Instead they are marginalised and maligned by the media despite being overwhelmingly moderate in comparison to their countreparts in the middle east.

    If you think that my “attacks” on the Christian religion and the Catholic Church in particular is hypocritical in comparison to my stance against the treatment of Muslims in Australia, you are entitled to think so, and there may well be some merit in that.

    I heard that during the Pope’s Big Day out, safe sex groups were handing out condoms to all the young pilgrims. Of course, according to the Pope, they shouldn’t use them. With the many thousands that congregated in Sydney for the event, may be a few of them will take home HIV as a souvenir of their visit.

    And that’s something they can thank the holy father for.

    Amen and peace be with you.

  28. reb,

    Clearly you have not bothered to watch either video I posted………Neo-Nazi’s are in the minority as well, are they entitled to a reprieve from your criticisms as well? Amazing rationale mate……..Allah Akbar!

  29. Gosh you keep some funny hours Sparta. Do you ever sleep?

  30. Interesting observations reb. I think we’ve handled the Islam/muslim thing very badly. We should’ve held a mirror up to Islam to show how stupid it is. Things like blind people carrying a plastic pig in a brown paper bag when they are out shopping and what not. When the blind person wants to hop into a cab and the driver is muslim and he refuses the fare because of the blind person’s dog the blind could speak into the brown paper bag and say “That’s OK, my pig doesn’t want to get into your cab because he thinks you’re unclean”. I myself don’t know any muslims; my religion doesen’t allow me to befriend them. Does that remind you of anyone?

    I ani’t a slow learner. Any vile, stupid belief is possible as long as you can hide it behind religion. As I said, I ain’t a slow learner.

  31. Joni @8.40pm re: The boyf is a political activist AND gay. Now this comes at no surprise to me..especially your boyf being gay…probably cos you’re a bloke.

  32. Sparta,

    Here’s a thought. Why don’t you draw up a list of all the minorities and we’ll tick them off one by one shall we.?

  33. Any vile, stupid belief is possible as long as you can hide it behind religion.

    Ain’t that the truth! Great taxpayer funding and donations from everyone, almost a licence to print your own money! Just come up with a ‘belief’ or ‘faith’ that you can sell to the gullible.

  34. “Just come up with a ‘belief’ or ‘faith’ that you can sell to the gullible.”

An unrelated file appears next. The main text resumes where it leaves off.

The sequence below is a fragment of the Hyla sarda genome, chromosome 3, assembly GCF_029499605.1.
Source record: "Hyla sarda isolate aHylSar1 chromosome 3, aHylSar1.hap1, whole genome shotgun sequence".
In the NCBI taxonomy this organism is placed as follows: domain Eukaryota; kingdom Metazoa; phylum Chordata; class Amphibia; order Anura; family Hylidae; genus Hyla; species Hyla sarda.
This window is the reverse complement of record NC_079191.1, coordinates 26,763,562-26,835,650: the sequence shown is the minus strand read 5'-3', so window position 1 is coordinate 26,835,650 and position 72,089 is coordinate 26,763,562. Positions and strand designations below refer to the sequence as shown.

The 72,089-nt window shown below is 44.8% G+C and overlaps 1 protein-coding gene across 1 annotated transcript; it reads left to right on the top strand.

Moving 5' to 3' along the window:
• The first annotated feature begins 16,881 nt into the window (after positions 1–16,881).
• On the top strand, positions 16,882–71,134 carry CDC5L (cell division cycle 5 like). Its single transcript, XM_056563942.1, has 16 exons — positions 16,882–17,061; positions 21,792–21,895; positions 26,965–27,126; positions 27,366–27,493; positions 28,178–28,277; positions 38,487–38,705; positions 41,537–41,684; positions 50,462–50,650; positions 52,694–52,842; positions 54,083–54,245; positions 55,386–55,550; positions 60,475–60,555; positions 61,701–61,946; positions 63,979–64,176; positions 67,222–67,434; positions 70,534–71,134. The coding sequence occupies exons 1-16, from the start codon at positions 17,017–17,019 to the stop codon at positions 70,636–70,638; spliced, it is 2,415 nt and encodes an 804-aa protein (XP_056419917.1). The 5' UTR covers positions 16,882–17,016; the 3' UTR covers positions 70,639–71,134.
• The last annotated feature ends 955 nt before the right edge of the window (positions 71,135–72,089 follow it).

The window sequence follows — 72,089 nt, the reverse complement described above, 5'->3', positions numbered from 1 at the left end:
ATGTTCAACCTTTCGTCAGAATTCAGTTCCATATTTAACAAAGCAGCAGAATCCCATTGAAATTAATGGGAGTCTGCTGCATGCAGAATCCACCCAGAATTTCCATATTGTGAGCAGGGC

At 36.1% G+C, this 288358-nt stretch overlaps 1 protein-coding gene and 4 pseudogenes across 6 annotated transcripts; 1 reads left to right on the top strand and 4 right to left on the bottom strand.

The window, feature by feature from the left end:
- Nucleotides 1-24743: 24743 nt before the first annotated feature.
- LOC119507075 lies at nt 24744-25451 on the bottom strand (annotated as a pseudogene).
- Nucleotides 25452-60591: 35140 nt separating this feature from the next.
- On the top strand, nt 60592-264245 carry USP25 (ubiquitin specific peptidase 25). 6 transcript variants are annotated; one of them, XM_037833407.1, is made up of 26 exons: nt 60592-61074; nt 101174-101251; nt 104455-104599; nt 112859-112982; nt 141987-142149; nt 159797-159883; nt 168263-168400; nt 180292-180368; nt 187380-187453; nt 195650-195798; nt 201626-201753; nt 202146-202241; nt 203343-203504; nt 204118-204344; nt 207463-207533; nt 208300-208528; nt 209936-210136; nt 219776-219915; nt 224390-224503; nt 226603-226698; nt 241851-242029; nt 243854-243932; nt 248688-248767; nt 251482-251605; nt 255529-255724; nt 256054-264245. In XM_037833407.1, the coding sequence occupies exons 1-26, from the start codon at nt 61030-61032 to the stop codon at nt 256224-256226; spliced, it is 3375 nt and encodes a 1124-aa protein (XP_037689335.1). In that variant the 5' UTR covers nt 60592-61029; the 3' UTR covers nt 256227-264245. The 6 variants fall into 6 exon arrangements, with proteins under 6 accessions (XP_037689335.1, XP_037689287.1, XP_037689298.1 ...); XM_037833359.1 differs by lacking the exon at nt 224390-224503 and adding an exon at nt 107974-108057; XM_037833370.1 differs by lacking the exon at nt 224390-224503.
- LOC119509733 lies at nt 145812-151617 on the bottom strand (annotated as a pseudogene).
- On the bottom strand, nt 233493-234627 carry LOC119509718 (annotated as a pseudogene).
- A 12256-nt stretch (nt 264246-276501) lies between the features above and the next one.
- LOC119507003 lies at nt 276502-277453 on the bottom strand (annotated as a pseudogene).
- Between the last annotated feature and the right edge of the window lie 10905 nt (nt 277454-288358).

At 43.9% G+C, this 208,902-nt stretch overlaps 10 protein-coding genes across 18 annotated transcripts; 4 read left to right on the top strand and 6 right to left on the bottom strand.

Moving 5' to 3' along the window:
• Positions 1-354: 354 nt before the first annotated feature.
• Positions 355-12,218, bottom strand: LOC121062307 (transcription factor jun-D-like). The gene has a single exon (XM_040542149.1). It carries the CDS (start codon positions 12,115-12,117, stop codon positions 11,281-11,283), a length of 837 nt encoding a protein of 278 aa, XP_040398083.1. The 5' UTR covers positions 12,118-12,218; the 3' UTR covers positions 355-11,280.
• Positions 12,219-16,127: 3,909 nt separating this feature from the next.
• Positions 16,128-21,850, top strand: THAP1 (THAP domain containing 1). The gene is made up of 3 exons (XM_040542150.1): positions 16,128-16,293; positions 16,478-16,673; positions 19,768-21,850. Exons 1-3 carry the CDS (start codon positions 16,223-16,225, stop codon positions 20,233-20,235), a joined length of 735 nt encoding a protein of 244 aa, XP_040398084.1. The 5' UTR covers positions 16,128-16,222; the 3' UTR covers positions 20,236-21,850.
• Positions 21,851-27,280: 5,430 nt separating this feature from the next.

True. It worked for Hubbard.

    Maybe I should come up with own…


    I don’t know what we’d “believe in” though, but I imagine some of the rituals would involve wine tastings and foi gras.

    Naturally only wealth crazed pricks would be permitted to become senior members of the faithful.

  35. Rebitology? Something to do with frogs??

  36. Rebitology? Clearly something for the elite.

  37. Rebitology. Here’s their headquarters. Rebitologists gather here to worship the Grand Reb.

  38. Consider yourself an honourary member Miglo.

    Others can join by posting in a cash deductible donation of $5000.

    (or $10,000 if you want guaranteed fast track delivery service to the promised afterlife)

  39. Here are some of the Rebitologists praying to the Grand Reb.

  40. That’s how to handle it reb; form your own religion. My religion this week is Riqsonism (rick-son-ism). We aren’t allowed to befriend people of other faiths because our holy book, the Narok forbids it. Please don’t accuse me of being a proselytizer here, when I say our holy book, the Narok, says: “O ye who believe! Take not the Jews and Christians and Muslims for friends. They are friends one to another. He among you who taketh them for friends is [one] of them. Lo! Riqqo guideth not wrongdoing folk”. Riqqo is our esteemed leader.

    Does that passage [Strophe 232] from our holy book, the Narok, look familiar?

  41. Me and Miglo walk quietly passed dressed in matching beige hooded jackets, as the faithful give their “bottoms up” salute…

  42. This Rebitologist tried to defect.

  43. Does that passage [Strophe 232] from our holy book, the Narok, look familiar?

    Sadly not. Ought not I be instantly struck down in flames for this blaspehmous transgression?

  44. This Rebitologist tried to defect.

    Observe how reb casually takes notes while Miglo punishes the escapee with cheap cask wine.

  45. Observe how reb casually takes notes while Miglo punishes the escapee with cheap cask wine.

    Notice that we first decantered the wine. Class. All class.

  46. I thought it was olive oil for lubrication.

  47. We learnt this one from the Americans (God bless ’em)

  48. Scaper, the choice was hers. It was either that or be forced to read all of Tom’s posts.

    Torture was her preferred option.

  49. Former US President and Rebitologist endorses The Church of Rebitology’s “rehabilitation” techniques..


  50. Another massive crowd turn out to hear the Grand Reb speak. He certainly knows how to command an audience.